Tax law: Federal Fiscal Court confirms withholding tax deduction according to Section 50a(1) Income Tax Act for “total buy-out” contracts
Federal Finance Court judgement of October 24, 2018, I R 69/10
According to a Federal Ministry of Finance letter dated October 27, 2017, para. 11, a tax deduction under Section 50a(1)(3) Income Tax Act is only possible for the temporary use of a right. In fact, in the opinion of the tax authorities, which has now also been confirmed by the Federal Fiscal Court ruling of October 24, 2018, I R 69/10, a transfer of exploitation rights that is subject to German copyright law is not possible indefinitely. As a consequence, there is an obligation to withhold tax pursuant to Section 50a(1)(3) Income Tax Act – even where the limited taxable remuneration creditor grants the remuneration debtor a comprehensive right of use to a copyrighted work within the meaning of a “total buy-out” against a one-time lump-sum payment.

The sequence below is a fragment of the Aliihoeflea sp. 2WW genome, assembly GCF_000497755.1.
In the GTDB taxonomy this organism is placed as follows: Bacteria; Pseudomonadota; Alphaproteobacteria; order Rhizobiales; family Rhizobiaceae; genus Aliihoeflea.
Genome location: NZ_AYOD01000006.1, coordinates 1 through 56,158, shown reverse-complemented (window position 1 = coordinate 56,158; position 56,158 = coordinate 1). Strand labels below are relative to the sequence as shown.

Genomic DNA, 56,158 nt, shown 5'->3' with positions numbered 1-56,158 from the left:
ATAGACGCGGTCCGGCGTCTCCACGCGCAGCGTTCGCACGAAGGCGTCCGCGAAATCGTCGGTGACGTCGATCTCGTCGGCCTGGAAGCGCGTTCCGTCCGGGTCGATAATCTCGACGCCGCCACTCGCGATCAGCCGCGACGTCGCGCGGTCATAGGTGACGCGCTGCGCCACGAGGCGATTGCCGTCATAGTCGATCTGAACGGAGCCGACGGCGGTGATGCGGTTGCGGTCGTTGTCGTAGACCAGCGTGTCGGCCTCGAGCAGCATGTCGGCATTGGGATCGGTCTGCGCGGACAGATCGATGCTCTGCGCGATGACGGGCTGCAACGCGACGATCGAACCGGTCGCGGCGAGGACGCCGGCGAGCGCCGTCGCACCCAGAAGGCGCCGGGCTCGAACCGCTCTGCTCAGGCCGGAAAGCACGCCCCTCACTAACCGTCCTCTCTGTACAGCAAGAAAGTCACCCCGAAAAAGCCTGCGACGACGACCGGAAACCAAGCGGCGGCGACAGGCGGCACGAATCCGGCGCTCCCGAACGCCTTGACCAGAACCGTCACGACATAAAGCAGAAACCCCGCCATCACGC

The presumption of an acquisition of rights therefore requires the return transfer of the rights of use to be practically excluded at the beginning of the contract. Since copyright is inalienable by its very nature, the transfer of relevant rights of use and performance exploitation is generally subject to the presumption of a temporary transfer of use, which is subject to tax deduction under Section 50a(1)(3) Income Tax Act. A permanent sale of rights is therefore not to be presumed.
An exception is Section 40a(3)(1) Copyright Act, according to which authors may grant unlimited exclusive rights of use against a lump-sum payment upon conclusion of the contract if their work is merely a “subordinated contribution” to a work, a product, or a service.
In our view, this legal opinion is not mandatory. The non-transferability of the “moral right” under German law is to be distinguished from the rights of use and ancillary copyrights, which are in fact permanently transferable and permanently exclude the actual author from any use or exploitation after a transfer. If the rights of use and ancillary copyright were not permanently transferable, there would be no need to amend Section 40a Copyright Act. The legislator itself has therefore obviously expected that permanent transfer of the rights of use and ancillary copyrights is possible in principle. The Federal Fiscal Court, in the aforementioned ruling, has regrettably taken a different position. A withholding tax deduction may therefore only be avoided with a forward-looking and potentially complex contractual arrangement in the future.
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